The Best and the Worst
Cool-season grasses cover lawns where temperatures stay below ninety degrees almost all the time. Cool-season grasses go dormant or die during drought or high temperatures, so southerners are out of luck with the cool species. That doesn’t stop them from trying, though. You can seed cool-season grasses, so they are inexpensive to establish. They germinate when temperatures are in the fifties, so most landscapers seed them in the fall. The lush, green blades last through the entire winter, just like the yards we used to draw in kindergarten pictures. As long as temperatures are moderately cool these grasses stay green all year.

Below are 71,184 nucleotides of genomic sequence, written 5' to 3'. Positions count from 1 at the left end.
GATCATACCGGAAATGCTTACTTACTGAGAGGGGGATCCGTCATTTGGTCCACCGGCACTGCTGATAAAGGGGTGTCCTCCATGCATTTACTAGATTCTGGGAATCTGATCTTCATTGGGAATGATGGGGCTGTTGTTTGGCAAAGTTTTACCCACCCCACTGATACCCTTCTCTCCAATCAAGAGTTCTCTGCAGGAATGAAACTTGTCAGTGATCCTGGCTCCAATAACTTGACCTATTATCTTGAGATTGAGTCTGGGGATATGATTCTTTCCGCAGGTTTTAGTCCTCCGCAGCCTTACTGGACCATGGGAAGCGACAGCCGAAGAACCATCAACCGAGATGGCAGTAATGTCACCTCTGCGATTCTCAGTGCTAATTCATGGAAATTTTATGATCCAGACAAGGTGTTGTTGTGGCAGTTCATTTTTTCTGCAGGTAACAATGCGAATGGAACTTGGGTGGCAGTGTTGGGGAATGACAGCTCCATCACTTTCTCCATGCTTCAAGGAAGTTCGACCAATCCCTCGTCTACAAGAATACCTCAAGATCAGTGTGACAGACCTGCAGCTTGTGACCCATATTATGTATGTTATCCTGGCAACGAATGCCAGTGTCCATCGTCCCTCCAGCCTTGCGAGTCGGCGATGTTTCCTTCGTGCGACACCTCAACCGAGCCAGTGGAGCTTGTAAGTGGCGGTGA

Being able to seed a beautiful turf is a great cost advantage, because seed is much less expensive than sod or sprigs. Suppliers attempt to reduce costs even more by mixing cheaper species seed in with the finest, most elegant turf grass of them all—Kentucky bluegrass.
There is no need for hard choices. Kentucky bluegrass is the best lawn grass possible, hands down. Why would you plant anything else? It makes a beautiful, run-barefoot-to-your-true-love-gorgeous lawn. It is refined and soft and a deep green. Its only weakness is a lack of shade-tolerance. The only other turf seed species that can compete, because it is slightly cheaper, is Tall Fescue, but the quality of a Fescue lawn cannot compare to Bluegrass.